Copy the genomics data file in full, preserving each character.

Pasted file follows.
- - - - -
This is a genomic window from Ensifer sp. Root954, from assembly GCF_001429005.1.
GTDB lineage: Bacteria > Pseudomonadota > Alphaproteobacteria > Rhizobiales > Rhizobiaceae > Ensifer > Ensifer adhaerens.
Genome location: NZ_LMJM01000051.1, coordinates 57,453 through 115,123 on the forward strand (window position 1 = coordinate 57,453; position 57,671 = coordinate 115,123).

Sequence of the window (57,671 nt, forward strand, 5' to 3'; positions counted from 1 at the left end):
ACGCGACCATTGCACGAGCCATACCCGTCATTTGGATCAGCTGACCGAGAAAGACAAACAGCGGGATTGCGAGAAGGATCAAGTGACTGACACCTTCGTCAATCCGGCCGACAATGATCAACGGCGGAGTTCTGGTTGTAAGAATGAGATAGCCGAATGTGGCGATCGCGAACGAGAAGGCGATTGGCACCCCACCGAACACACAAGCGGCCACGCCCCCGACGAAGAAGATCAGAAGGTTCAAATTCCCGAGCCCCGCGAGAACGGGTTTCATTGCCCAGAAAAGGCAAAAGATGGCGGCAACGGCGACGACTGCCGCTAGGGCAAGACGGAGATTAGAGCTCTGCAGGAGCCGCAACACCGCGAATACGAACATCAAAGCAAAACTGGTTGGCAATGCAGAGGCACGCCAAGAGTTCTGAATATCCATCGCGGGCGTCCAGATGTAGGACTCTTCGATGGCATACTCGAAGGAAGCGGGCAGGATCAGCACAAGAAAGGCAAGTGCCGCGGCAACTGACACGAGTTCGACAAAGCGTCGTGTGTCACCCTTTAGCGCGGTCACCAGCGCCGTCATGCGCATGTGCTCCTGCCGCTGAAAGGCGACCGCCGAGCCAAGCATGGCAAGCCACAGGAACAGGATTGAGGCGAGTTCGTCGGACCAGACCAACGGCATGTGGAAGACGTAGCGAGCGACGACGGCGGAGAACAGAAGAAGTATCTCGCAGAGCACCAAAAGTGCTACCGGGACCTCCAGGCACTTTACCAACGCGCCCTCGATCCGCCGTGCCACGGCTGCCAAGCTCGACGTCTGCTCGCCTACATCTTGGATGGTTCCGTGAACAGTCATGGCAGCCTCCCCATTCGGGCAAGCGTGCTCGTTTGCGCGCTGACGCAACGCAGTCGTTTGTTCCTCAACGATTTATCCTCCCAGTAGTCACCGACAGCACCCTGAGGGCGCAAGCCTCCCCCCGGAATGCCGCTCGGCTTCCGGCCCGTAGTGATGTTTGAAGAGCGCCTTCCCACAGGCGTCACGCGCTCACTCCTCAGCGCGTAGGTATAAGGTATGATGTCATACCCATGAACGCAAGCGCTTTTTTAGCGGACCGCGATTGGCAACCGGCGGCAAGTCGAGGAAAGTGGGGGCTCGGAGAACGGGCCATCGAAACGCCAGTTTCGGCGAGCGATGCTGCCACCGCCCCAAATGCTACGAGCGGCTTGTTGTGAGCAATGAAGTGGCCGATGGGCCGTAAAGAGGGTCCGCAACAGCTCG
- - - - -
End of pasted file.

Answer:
This is a genomic window from Ensifer sp. Root954, from assembly GCF_001429005.1.
GTDB lineage: Bacteria > Pseudomonadota > Alphaproteobacteria > Rhizobiales > Rhizobiaceae > Ensifer > Ensifer adhaerens.
Genome location: NZ_LMJM01000051.1, coordinates 57,453 through 115,123 on the forward strand (window position 1 = coordinate 57,453; position 57,671 = coordinate 115,123).

Sequence of the window (57,671 nt, forward strand, 5' to 3'; positions counted from 1 at the left end):
ACGCGACCATTGCACGAGCCATACCCGTCATTTGGATCAGCTGACCGAGAAAGACAAACAGCGGGATTGCGAGAAGGATCAAGTGACTGACACCTTCGTCAATCCGGCCGACAATGATCAACGGCGGAGTTCTGGTTGTAAGAATGAGATAGCCGAATGTGGCGATCGCGAACGAGAAGGCGATTGGCACCCCACCGAACACACAAGCGGCCACGCCCCCGACGAAGAAGATCAGAAGGTTCAAATTCCCGAGCCCCGCGAGAACGGGTTTCATTGCCCAGAAAAGGCAAAAGATGGCGGCAACGGCGACGACTGCCGCTAGGGCAAGACGGAGATTAGAGCTCTGCAGGAGCCGCAACACCGCGAATACGAACATCAAAGCAAAACTGGTTGGCAATGCAGAGGCACGCCAAGAGTTCTGAATATCCATCGCGGGCGTCCAGATGTAGGACTCTTCGATGGCATACTCGAAGGAAGCGGGCAGGATCAGCACAAGAAAGGCAAGTGCCGCGGCAACTGACACGAGTTCGACAAAGCGTCGTGTGTCACCCTTTAGCGCGGTCACCAGCGCCGTCATGCGCATGTGCTCCTGCCGCTGAAAGGCGACCGCCGAGCCAAGCATGGCAAGCCACAGGAACAGGATTGAGGCGAGTTCGTCGGACCAGACCAACGGCATGTGGAAGACGTAGCGAGCGACGACGGCGGAGAACAGAAGAAGTATCTCGCAGAGCACCAAAAGTGCTACCGGGACCTCCAGGCACTTTACCAACGCGCCCTCGATCCGCCGTGCCACGGCTGCCAAGCTCGACGTCTGCTCGCCTACATCTTGGATGGTTCCGTGAACAGTCATGGCAGCCTCCCCATTCGGGCAAGCGTGCTCGTTTGCGCGCTGACGCAACGCAGTCGTTTGTTCCTCAACGATTTATCCTCCCAGTAGTCACCGACAGCACCCTGAGGGCGCAAGCCTCCCCCCGGAATGCCGCTCGGCTTCCGGCCCGTAGTGATGTTTGAAGAGCGCCTTCCCACAGGCGTCACGCGCTCACTCCTCAGCGCGTAGGTATAAGGTATGATGTCATACCCATGAACGCAAGCGCTTTTTTAGCGGACCGCGATTGGCAACCGGCGGCAAGTCGAGGAAAGTGGGGGCTCGGAGAACGGGCCATCGAAACGCCAGTTTCGGCGAGCGATGCTGCCACCGCCCCAAATGCTACGAGCGGCTTGTTGTGAGCAATGAAGTGGCCGATGGGCCGTAAAGAGGGTCCGCAACAGCTCG